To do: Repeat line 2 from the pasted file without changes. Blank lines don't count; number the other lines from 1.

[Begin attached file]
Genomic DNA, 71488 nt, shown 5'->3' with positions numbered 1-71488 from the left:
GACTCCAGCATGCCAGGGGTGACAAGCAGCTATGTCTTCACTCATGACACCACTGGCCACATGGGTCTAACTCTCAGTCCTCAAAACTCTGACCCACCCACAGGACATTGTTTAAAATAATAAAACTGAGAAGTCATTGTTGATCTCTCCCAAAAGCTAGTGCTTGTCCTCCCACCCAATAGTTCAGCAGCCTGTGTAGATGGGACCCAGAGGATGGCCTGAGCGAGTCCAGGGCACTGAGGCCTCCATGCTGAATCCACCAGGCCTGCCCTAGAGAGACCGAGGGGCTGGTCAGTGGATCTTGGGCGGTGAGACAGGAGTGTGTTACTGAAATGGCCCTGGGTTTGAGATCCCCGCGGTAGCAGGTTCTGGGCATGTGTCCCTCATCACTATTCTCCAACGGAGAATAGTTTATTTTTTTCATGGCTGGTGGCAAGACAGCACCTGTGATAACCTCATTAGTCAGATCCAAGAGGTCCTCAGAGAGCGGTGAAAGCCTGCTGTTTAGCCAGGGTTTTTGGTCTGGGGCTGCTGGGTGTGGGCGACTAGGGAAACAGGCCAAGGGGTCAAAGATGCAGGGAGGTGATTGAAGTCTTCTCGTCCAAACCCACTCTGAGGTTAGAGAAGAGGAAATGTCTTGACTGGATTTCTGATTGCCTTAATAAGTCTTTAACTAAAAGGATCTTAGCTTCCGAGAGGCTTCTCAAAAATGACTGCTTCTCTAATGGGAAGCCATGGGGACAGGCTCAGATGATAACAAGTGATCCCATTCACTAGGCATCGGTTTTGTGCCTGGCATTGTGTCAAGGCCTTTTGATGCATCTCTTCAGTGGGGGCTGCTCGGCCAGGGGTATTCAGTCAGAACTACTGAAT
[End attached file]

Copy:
GACTCCAGCATGCCAGGGGTGACAAGCAGCTATGTCTTCACTCATGACACCACTGGCCACATGGGTCTAACTCTCAGTCCTCAAAACTCTGACCCACCCACAGGACATTGTTTAAAATAATAAAACTGAGAAGTCATTGTTGATCTCTCCCAAAAGCTAGTGCTTGTCCTCCCACCCAATAGTTCAGCAGCCTGTGTAGATGGGACCCAGAGGATGGCCTGAGCGAGTCCAGGGCACTGAGGCCTCCATGCTGAATCCACCAGGCCTGCCCTAGAGAGACCGAGGGGCTGGTCAGTGGATCTTGGGCGGTGAGACAGGAGTGTGTTACTGAAATGGCCCTGGGTTTGAGATCCCCGCGGTAGCAGGTTCTGGGCATGTGTCCCTCATCACTATTCTCCAACGGAGAATAGTTTATTTTTTTCATGGCTGGTGGCAAGACAGCACCTGTGATAACCTCATTAGTCAGATCCAAGAGGTCCTCAGAGAGCGGTGAAAGCCTGCTGTTTAGCCAGGGTTTTTGGTCTGGGGCTGCTGGGTGTGGGCGACTAGGGAAACAGGCCAAGGGGTCAAAGATGCAGGGAGGTGATTGAAGTCTTCTCGTCCAAACCCACTCTGAGGTTAGAGAAGAGGAAATGTCTTGACTGGATTTCTGATTGCCTTAATAAGTCTTTAACTAAAAGGATCTTAGCTTCCGAGAGGCTTCTCAAAAATGACTGCTTCTCTAATGGGAAGCCATGGGGACAGGCTCAGATGATAACAAGTGATCCCATTCACTAGGCATCGGTTTTGTGCCTGGCATTGTGTCAAGGCCTTTTGATGCATCTCTTCAGTGGGGGCTGCTCGGCCAGGGGTATTCAGTCAGAACTACTGAAT